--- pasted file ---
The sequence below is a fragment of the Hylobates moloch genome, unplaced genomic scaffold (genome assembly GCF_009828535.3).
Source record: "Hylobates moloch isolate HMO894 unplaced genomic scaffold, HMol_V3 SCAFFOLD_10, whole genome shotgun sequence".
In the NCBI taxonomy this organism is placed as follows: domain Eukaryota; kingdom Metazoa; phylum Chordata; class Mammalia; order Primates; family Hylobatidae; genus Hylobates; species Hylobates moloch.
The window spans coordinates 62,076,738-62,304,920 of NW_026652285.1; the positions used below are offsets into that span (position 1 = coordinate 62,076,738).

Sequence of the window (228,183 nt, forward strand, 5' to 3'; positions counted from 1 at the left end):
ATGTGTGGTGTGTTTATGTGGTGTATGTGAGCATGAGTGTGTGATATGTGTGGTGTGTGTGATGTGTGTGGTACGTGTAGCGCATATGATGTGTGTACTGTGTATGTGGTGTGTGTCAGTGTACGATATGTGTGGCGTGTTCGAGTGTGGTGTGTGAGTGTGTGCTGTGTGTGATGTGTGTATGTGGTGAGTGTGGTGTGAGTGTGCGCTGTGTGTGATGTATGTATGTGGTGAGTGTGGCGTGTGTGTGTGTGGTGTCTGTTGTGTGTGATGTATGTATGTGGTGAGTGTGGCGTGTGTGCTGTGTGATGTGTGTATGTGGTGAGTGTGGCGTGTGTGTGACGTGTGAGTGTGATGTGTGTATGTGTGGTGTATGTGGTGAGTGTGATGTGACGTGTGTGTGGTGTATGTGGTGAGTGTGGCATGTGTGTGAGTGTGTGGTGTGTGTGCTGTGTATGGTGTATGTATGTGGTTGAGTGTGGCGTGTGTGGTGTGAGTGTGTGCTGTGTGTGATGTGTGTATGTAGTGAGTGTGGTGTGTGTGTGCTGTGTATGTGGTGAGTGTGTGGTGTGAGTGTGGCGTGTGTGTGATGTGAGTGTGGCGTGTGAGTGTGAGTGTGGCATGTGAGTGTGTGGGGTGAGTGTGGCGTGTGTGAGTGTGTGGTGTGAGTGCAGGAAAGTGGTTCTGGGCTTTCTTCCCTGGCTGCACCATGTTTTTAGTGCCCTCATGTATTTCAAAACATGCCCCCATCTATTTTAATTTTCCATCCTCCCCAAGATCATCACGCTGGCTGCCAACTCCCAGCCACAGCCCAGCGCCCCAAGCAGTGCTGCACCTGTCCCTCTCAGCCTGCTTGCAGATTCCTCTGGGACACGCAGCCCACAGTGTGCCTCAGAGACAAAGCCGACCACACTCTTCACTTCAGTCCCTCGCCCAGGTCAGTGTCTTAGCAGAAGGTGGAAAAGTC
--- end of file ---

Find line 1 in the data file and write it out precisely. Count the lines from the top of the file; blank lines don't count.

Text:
The sequence below is a fragment of the Hylobates moloch genome, unplaced genomic scaffold (genome assembly GCF_009828535.3).